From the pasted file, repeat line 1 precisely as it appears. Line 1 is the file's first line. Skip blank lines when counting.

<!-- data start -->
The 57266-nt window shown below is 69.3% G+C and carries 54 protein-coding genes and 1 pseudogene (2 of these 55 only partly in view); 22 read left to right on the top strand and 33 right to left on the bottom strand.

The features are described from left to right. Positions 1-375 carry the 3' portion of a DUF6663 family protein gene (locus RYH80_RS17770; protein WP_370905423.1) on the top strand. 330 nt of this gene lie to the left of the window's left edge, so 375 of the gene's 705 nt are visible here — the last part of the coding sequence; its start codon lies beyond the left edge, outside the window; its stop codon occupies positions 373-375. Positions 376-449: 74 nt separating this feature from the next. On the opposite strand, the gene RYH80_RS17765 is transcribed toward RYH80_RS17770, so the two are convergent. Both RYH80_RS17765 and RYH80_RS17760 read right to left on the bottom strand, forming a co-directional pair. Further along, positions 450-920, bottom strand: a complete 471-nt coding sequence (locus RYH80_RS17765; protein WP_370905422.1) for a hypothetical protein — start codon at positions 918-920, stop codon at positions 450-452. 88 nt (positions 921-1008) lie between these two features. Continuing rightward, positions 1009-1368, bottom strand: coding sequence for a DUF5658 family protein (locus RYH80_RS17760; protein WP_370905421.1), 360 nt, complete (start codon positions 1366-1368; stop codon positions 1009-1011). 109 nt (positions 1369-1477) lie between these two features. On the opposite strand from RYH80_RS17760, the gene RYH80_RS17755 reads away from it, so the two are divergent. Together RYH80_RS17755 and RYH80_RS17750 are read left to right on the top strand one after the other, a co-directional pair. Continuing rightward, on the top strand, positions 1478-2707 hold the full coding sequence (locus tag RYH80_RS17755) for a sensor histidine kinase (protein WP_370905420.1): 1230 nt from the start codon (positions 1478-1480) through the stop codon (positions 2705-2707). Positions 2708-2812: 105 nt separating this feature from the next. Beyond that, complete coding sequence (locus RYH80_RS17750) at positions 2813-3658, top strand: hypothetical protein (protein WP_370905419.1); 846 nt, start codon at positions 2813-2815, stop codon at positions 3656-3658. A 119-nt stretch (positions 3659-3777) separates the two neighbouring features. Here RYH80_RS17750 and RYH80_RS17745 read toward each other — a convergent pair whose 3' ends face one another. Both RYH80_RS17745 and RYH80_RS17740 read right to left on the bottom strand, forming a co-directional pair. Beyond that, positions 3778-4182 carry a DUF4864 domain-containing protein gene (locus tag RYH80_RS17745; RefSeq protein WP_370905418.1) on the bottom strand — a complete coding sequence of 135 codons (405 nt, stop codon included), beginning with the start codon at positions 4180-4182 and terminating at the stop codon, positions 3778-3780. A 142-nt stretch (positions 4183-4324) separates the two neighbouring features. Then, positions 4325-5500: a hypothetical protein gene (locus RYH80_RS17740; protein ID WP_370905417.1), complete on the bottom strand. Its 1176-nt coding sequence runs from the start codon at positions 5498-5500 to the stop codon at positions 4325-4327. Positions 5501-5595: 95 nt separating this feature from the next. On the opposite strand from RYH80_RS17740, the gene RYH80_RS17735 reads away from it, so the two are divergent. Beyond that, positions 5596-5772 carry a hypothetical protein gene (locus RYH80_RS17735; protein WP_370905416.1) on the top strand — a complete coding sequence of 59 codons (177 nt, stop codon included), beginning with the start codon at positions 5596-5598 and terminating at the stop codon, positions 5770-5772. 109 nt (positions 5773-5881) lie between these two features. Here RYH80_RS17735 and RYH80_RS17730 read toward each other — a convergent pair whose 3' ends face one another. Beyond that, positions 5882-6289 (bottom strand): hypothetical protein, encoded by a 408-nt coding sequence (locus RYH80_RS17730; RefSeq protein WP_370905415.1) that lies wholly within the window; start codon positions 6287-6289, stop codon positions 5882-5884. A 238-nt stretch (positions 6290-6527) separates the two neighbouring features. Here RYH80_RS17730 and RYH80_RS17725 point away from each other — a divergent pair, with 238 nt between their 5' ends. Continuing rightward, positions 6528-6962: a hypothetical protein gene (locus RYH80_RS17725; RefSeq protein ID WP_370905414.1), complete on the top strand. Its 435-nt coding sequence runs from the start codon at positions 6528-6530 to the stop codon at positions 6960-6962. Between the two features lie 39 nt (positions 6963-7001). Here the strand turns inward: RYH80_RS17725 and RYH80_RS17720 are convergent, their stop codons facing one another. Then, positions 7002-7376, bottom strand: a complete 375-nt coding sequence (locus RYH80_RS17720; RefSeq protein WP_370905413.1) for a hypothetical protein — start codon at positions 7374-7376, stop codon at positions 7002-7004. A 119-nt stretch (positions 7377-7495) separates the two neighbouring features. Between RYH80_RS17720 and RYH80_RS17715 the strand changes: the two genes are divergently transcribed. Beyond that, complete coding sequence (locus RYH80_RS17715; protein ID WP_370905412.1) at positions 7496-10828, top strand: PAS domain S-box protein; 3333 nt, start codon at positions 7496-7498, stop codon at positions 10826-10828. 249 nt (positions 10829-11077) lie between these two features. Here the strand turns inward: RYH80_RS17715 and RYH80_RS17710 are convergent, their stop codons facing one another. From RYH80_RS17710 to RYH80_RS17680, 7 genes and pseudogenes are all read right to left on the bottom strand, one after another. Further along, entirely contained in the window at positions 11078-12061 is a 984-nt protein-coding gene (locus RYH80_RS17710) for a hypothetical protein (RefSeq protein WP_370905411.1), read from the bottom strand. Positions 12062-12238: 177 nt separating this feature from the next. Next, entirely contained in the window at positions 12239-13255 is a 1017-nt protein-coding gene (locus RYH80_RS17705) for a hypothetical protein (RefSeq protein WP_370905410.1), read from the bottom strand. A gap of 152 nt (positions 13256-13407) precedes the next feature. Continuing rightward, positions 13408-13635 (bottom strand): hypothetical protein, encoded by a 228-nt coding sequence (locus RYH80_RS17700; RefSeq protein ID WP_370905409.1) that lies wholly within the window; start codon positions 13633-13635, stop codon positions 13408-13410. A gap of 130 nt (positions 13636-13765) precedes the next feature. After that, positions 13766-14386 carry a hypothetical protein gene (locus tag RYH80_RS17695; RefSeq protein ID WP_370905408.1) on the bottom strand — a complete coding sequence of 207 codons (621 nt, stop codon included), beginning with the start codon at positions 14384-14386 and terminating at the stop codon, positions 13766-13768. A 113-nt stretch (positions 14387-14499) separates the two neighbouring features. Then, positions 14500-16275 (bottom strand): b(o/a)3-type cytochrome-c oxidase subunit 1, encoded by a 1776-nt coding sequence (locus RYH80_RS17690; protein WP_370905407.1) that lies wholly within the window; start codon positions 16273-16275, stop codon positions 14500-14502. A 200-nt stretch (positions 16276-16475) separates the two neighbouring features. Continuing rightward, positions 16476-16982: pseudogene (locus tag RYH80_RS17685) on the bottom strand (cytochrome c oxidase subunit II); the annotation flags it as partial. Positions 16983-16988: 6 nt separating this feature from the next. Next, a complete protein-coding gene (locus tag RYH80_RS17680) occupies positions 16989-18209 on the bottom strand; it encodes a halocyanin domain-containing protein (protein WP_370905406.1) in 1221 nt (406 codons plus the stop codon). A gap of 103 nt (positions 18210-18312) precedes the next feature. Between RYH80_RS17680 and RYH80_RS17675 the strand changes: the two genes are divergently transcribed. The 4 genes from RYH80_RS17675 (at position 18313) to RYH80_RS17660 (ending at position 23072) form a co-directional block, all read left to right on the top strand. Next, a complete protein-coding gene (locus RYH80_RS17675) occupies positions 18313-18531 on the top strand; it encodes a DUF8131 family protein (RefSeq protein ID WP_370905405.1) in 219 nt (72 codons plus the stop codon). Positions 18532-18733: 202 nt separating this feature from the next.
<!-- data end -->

The 57266-nt window shown below is 69.3% G+C and carries 54 protein-coding genes and 1 pseudogene (2 of these 55 only partly in view); 22 read left to right on the top strand and 33 right to left on the bottom strand.